No contaminants found in Spokane Fire Dept. breathing equipment

No contaminants found in Spokane Fire Dept. breathing equipment

Spokane Fire Department officials say investigative results reveal there were no contaminants found in firefighters’ air tanks.

The results come after firefighters notified superiors that they noticed a strange smell coming from air canisters during a routine breathing test last year. That prompted fire department leaders to take all the equipment that may be impacted out of service, relying on borrowed reserves from other area departments.

Spokane Fire Chief Brian Schaeffer and Spokane Firefighters Union President Randy Marler said two different third party vendors investigated the situation and leaders came to the conclusion Tuesday there was no danger to crews.

“I’m certainly thankful to hear that everything is clear. We tested all the equipment very thoroughly. The most important thing to me was at the end of this process, be able to tell the firefighters that we were very thorough, we checked everything and we haven’t been exposed to any toxins, harmful products through our breathing air, which is the most important piece of equipment we have,” Marler said.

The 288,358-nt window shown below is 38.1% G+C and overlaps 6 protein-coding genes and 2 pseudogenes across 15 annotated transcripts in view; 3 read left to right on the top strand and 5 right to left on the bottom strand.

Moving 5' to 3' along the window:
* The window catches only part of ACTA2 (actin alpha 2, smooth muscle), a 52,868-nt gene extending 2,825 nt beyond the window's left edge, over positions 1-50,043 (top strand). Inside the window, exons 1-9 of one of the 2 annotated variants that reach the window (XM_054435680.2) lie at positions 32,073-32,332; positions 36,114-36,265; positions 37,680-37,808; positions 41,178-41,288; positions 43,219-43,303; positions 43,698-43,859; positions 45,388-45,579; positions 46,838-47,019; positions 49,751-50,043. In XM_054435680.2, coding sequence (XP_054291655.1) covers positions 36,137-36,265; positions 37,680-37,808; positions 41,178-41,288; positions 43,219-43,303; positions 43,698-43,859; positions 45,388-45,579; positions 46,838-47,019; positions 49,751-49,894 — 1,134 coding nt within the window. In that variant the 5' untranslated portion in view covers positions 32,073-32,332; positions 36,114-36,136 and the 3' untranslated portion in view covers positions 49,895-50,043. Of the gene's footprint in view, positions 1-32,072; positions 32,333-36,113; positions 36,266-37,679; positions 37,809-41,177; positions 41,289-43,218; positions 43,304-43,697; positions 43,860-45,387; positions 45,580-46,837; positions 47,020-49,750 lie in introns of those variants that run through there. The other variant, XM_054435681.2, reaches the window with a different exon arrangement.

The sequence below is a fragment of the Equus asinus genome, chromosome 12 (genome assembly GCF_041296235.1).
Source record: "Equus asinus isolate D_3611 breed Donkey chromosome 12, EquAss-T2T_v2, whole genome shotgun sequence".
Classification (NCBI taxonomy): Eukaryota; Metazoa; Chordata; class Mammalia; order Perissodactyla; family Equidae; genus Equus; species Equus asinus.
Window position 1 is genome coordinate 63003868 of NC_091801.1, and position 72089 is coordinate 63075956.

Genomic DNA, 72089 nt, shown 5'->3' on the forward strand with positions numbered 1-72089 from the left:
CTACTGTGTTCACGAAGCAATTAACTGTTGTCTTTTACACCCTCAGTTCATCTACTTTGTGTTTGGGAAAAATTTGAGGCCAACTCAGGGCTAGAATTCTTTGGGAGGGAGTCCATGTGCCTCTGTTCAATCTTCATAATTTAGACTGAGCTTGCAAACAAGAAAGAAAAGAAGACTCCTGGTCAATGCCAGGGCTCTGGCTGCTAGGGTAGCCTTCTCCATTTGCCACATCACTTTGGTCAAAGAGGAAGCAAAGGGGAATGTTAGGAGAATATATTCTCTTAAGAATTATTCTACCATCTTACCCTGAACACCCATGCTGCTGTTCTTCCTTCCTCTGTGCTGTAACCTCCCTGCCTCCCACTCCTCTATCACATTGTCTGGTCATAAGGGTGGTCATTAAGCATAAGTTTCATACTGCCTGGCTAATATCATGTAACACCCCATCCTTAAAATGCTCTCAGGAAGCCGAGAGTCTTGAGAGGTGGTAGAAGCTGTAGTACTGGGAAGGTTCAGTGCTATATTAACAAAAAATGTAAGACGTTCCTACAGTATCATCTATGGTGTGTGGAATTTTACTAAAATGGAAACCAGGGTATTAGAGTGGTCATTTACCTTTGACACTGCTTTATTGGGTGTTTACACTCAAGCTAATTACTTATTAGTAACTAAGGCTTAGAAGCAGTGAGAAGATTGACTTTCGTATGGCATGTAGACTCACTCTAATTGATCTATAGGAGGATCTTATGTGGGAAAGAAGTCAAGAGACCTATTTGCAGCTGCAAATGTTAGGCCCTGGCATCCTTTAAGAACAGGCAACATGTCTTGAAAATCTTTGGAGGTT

Chief Schaeffer echoed that statement, adding that collaboration between all departments helped make this a successful and succinct investigation.

“This was a huge crisis that had an impact to well over 350 of our employees, of our family members lives. That’s a big deal and to be able to sit down and work through that and deal with those emotions and to deal with the bigger picture of making sure that we are protecting their lives, that’s monumental to come through this, even with this outcome,” Schaeffer said.

Both Schaeffer and Marler thanked all the departments that lent the Spokane Fire Department equipment during the investigation.

“We definitely want to extend our gratitude to all the partners that gave us our packs…we are very thankful for them and appreciate all their help,” Marler said.